Hanuman folded his hands and bowed to Raavana, in the accepted gesture of respectful greeting. Raavana did not reciprocate. He continued to stare down silently at Hanuman from his high position atop his throne. Not minding his unwelcome reception, Hanuman quickly lengthened his tail enough to coil it repeatedly, made a seat slightly higher than Raavana's out of it and leapt to sit on its top. He now faced the king of Lanka like an equal, silently but elegantly distinguishing humility from meekness in the presence of Raavana's courtiers.
"Who are you? Why did you destroy my garden and kill my son?," Raavana asked of him at length. His tone bore unmistakable menace and contempt.
"Hanuman, son of Vayu deva, the Wind God. The prime minister of Sugreeva of Kishkindha and the emissary of Rama Chandra, whose beloved wife you hold under captivity. Return Sita to Rama and be spared. Fail to do so and you shall regret the loss of more than just the brave son I slew."
One of Raavana's heads disdainfully repeated the word "emissary" and then spat. Another did the same for "Sugreeva". The central head, brimming with rage, ordered his immediate execution.
Just as Raavana's guards hastened toward Hanuman with their weapons, his youngest brother, Vibhishana, the prime minister of Lanka, intervened and reminded Raavana that it would be unmeet to kill a messenger. All ten of Raavana's heads looked at him with disgust.
"No immunity is given to murderers in Lanka. Least of all to simian louts who vandalize my property and kill my son."
"Lanka mourns the loss of its valiant son and the scores of others killed by the barbaric vaanara who stands before us. But to take the life of a diplomat would shame us and earn you permanent disrepute," said Vibhishana.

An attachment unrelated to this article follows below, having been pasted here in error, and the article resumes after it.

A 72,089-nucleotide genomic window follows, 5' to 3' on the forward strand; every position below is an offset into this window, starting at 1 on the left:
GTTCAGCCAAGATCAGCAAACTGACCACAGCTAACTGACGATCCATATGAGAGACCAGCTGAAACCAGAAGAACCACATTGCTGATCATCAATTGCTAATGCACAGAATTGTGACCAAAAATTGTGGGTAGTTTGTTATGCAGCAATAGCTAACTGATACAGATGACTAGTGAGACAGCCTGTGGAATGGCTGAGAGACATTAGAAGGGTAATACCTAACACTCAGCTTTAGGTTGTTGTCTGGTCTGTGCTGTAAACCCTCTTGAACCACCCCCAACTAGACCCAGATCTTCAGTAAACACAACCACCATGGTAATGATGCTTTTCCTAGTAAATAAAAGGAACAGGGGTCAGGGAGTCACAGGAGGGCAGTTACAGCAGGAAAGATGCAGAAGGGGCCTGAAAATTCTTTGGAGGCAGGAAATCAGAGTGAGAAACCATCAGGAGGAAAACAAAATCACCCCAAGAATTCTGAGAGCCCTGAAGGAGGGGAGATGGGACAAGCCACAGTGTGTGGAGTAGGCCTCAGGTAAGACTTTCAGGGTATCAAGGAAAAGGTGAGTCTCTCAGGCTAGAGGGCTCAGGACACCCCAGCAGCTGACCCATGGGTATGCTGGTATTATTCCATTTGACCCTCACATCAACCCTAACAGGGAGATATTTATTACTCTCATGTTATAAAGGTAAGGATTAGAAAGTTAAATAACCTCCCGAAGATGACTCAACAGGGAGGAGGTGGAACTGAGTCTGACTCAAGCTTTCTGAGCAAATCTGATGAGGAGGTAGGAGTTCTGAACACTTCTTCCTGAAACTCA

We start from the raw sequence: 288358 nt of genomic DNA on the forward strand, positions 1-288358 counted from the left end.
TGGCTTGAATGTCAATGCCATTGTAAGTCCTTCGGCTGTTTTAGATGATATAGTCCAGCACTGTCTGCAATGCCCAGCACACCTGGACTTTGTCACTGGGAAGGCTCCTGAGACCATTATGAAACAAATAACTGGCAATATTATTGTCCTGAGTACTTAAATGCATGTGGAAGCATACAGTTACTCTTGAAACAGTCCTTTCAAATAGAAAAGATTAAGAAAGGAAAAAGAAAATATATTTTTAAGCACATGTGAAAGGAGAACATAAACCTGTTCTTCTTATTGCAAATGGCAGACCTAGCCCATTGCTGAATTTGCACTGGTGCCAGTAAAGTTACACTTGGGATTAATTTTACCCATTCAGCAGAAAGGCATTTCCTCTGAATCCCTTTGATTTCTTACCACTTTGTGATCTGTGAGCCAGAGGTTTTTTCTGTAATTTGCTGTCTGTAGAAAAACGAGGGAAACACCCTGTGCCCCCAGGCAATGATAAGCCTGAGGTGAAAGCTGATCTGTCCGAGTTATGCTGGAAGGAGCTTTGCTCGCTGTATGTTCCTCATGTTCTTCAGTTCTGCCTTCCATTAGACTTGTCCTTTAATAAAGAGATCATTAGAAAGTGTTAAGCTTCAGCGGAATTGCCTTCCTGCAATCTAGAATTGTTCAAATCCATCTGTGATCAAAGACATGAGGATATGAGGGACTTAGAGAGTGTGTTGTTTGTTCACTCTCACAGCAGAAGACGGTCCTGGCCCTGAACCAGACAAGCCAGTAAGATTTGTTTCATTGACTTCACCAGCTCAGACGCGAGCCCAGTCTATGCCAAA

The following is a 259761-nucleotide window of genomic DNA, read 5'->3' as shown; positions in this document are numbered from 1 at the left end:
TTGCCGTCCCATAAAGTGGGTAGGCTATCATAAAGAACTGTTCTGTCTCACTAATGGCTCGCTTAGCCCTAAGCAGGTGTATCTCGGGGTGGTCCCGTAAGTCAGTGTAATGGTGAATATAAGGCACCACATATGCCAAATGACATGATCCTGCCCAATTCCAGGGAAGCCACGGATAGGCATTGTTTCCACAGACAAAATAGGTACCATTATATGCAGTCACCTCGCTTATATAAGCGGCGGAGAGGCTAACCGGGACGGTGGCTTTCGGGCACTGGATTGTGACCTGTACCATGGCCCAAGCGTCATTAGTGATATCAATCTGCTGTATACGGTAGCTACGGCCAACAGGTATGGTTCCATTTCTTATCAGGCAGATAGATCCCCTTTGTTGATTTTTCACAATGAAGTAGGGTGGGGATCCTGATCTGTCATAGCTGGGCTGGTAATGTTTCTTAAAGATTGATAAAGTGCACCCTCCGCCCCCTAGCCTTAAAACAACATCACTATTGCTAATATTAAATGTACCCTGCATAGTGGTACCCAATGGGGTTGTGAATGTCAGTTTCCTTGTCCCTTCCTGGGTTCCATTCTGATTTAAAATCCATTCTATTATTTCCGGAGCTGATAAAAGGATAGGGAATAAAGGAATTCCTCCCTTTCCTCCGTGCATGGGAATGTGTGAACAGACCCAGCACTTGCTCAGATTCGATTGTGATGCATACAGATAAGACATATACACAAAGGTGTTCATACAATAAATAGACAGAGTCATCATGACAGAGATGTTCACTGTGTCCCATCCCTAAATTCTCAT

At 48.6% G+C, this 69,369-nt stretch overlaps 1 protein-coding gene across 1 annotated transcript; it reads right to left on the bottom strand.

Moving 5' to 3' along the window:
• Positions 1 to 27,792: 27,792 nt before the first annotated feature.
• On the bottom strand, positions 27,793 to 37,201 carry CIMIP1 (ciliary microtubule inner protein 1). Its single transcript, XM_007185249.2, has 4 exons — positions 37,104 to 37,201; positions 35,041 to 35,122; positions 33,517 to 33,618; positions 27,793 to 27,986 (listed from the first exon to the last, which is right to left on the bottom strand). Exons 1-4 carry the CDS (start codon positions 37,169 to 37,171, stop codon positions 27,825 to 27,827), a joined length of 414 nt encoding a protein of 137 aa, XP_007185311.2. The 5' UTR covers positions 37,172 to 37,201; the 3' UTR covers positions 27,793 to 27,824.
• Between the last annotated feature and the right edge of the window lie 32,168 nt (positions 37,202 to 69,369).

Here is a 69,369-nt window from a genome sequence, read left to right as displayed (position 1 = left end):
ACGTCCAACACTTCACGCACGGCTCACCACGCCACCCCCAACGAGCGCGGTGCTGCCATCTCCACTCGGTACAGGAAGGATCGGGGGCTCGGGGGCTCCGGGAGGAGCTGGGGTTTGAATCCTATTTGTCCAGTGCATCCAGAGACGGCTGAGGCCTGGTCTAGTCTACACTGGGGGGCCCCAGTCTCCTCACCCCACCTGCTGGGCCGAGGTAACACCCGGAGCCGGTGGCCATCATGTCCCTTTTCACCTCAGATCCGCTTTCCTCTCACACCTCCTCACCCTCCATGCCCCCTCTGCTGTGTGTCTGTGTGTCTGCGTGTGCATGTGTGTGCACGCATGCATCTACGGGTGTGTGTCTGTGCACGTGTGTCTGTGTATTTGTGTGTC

"Do you suggest that we let him go unpunished, then?," roared Raavana. It was a testament to Vibhishana's bravery that he did not so much as quiver before the fiery gaze of his brother's ten heads.
"Of course not, brother. Let us mark him or maim him and send him back to his king, conveying to the enemy that Lanka brooks no intrusion."
Raavana smiled at his brother's gumption. Addressing Hanuman, he said, "Would that you were a man and I should have emasculated you with pleasure. But you are a lowly vaanara. A monkey with a long tail. I shall burn this tail of yours and leave your rump forever scarred, that you may limp back to your friends and tell them that Raavana stands unbowed."


And thus it was ordered that Hanuman's tail be wrapped in oil-soaked cloth and set ablaze. The son of Vayu, however, felt no pain when the punishment was inflicted on him. He slipped free of his bounds and ran from the courtroom, dragging his burning tail behind him. He leapt from roof to roof, torching houses with gay abandon. He thought he had demonstrated the might of a single vaanara of Rama's army of millions effectively enough. His job done, his mission accomplished, he leapt into the sky and before dipping his tail into the ocean to extinguish the fire, he turned back one last time and took a good, long look at the beautiful city he had left burning. His interview with its ten-headed king, though brief, would remain forever etched in his memory.